PONCHATOULA, La. (BRPROUD) – A 65-year-old alligator named Old Hardhide is the center of attention in the city of Ponchatoula. She is known as the town mascot, according to her owner, Mike Kleibert, but her care and handling has drawn the attention of PETA and the Louisiana Department of Wildlife and Fisheries.

Kleibert says complaints mean she has to be moved for winter and potentially euthanized.

Hardhide resides in an exhibit which in front of The Country Market on Pine Street along the railroad tracks. The gator has been in the enclosure for the past 12 or 13 years, according to Kleibert.

In a post on his Facebook page, he said PETA has been contacted because of “the alligator’s hand being swollen which is actually an old battle wound.” Kleibert said that he provided a statement to the Tangipahoa Parish Animal Control Department about the gator’s health.

Kleibert said that the wound on her left rear foot was sustained years ago during breeding cycles on a farm where his grandfather bred alligators. Kleibert’s grandfather was there when Hardhide was born and subsequently donated the animal.

LDWF said they received a complaint in December 2022 about the condition of Hardhide and explained in a statement “that the alligator display was not suitable for winter months.”

Hardhide’s owner was given the option by LDWF to move her to the ponds on his family’s alligator farm. That is where Kleibert takes care of seven alligators as well as crocodiles and caimans.

He would be required to get Hardhide checked by a licensed veterinarian. Kleibert said he is in the process of trying to find a vet and determining what it might cost.

“Mr. Kliebert was also informed that if the animal was not checked in a timely manner, LDWF would be forced to remove the animal. Furthermore, Mr. Kliebert was informed that if LDWF removed the animal it was possible that it would be euthanized, depending on its health,” the LDWF statement reads.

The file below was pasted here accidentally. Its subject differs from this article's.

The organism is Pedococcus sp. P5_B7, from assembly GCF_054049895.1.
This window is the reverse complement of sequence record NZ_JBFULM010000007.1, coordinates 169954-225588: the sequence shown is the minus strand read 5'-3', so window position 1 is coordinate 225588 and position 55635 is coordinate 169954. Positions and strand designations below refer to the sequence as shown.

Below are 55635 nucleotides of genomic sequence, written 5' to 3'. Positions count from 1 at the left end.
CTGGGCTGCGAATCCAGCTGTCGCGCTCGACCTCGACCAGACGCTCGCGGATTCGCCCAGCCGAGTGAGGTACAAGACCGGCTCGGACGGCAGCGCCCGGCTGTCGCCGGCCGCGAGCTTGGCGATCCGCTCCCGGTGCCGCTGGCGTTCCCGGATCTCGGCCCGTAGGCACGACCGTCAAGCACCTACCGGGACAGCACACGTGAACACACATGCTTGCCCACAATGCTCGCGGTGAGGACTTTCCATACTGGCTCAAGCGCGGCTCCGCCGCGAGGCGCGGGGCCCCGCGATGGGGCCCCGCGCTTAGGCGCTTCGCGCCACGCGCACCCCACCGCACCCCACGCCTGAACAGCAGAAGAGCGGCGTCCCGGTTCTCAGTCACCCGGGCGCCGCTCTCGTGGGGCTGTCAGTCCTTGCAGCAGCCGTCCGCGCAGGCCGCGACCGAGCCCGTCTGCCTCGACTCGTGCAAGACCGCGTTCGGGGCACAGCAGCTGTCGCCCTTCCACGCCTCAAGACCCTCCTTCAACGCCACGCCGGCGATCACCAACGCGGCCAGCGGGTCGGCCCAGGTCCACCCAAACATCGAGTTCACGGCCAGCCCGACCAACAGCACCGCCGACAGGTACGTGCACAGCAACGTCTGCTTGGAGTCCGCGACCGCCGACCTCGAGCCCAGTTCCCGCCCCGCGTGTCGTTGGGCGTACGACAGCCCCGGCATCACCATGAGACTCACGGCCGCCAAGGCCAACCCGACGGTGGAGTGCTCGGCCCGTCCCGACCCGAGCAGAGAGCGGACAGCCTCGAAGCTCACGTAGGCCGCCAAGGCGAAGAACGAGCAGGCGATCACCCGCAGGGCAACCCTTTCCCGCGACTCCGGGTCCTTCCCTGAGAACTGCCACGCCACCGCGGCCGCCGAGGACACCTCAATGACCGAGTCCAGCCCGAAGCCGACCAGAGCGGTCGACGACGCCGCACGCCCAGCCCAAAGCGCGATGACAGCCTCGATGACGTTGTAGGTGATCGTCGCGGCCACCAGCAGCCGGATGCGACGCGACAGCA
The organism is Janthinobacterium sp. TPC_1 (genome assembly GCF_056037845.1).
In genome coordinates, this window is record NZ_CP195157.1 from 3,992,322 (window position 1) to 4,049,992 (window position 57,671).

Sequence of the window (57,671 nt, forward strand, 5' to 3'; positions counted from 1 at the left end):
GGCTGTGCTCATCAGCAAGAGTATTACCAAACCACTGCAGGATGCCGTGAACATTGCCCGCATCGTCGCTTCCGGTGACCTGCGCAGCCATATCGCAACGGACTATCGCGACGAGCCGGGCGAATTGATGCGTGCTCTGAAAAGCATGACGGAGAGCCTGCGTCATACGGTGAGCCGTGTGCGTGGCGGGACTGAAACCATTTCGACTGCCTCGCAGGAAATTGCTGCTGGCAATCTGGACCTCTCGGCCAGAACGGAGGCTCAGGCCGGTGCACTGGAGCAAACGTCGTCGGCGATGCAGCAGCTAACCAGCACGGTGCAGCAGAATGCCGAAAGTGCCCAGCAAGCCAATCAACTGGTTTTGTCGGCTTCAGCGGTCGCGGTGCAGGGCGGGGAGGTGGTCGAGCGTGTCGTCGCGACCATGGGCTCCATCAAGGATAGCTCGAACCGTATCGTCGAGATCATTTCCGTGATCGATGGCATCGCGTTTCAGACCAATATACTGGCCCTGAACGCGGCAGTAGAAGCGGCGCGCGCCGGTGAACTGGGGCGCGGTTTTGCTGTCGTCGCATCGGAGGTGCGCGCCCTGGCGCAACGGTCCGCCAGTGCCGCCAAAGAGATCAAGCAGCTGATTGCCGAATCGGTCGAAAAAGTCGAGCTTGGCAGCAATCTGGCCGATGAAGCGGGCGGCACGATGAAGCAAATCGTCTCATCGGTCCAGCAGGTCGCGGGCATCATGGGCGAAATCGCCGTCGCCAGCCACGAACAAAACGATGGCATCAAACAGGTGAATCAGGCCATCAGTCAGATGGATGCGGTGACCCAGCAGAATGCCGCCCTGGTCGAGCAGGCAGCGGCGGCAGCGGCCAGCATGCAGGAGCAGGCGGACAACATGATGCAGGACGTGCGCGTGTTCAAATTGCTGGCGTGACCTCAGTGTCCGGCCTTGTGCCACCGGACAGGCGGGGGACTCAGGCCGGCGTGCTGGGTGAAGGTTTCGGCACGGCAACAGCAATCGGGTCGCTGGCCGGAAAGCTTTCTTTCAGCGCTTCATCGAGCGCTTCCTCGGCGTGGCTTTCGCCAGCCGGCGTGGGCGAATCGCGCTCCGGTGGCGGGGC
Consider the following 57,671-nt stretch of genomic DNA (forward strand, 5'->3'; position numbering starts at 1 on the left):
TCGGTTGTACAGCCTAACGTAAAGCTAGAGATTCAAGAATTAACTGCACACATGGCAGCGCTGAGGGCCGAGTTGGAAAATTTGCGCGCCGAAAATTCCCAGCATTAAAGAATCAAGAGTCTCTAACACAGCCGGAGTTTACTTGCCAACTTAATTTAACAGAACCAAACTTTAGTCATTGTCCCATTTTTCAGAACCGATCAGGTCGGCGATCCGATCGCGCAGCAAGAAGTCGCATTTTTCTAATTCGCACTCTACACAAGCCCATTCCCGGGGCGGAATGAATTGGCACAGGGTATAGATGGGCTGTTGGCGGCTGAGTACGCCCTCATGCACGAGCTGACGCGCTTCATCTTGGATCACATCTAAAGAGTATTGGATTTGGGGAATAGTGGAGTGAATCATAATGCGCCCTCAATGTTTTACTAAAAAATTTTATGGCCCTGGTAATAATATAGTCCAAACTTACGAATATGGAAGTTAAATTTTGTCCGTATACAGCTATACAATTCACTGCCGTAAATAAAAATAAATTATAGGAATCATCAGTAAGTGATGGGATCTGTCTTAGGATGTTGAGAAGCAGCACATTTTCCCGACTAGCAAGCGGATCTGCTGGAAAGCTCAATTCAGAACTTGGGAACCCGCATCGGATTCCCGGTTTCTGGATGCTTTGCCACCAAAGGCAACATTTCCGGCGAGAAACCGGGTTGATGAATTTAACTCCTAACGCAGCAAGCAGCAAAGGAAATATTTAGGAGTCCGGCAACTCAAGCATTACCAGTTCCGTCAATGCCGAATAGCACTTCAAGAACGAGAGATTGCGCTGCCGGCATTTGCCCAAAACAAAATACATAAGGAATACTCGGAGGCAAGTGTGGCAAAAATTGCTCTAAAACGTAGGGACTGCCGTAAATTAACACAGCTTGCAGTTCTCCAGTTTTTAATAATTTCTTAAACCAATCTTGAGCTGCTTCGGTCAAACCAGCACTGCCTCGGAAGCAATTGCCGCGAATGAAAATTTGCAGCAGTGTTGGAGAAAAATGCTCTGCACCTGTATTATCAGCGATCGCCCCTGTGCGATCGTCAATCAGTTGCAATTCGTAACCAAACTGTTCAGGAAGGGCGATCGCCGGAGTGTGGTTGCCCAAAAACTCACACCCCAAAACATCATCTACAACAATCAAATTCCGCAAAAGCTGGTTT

He disagrees and thinks that Hardhide can survive in the exhibit year-round. The gator’s owner said that the “alligator is smart enough to survive and has survived the last dozen or so winters in the exhibit.” Kleibert points to a system that keeps water between 70 and 73 degrees.

Kleibert says he would like to avoid Hardhide being euthanized and wants her to be able to live out her life.

Why can’t Hardhide be set free? Mike’s wife Rebecca Kleibert said, “She’s a danger to people as she has lost her natural fear of humans.”

Kleibert made it clear that he just wanted to bring attention to what is happening to Hardhide and is not interested in fundraising or rallying. Others in the community want to do something about it.

Local resident Beth Hockney started a petition to “Save Old Hardhide” with a goal of 5,000 signatures. Along with that, a rally has been scheduled for 8 a.m. Saturday, Feb. 11 at the enclosure.

When asked why she is doing all this, Hockney said, “Hardhide is our town’s mascot! We love her! She a landmark I use when giving directions. She’s a meeting point during festivals. The annual Christmas lighting is held right in front of her enclosure. She’s part of our lives, our traditions, our memories, and our town. She’s family. But most importantly she is a life.”

BRProud contacted the People for the Ethical Treatment of Animals for comment and have not received a response.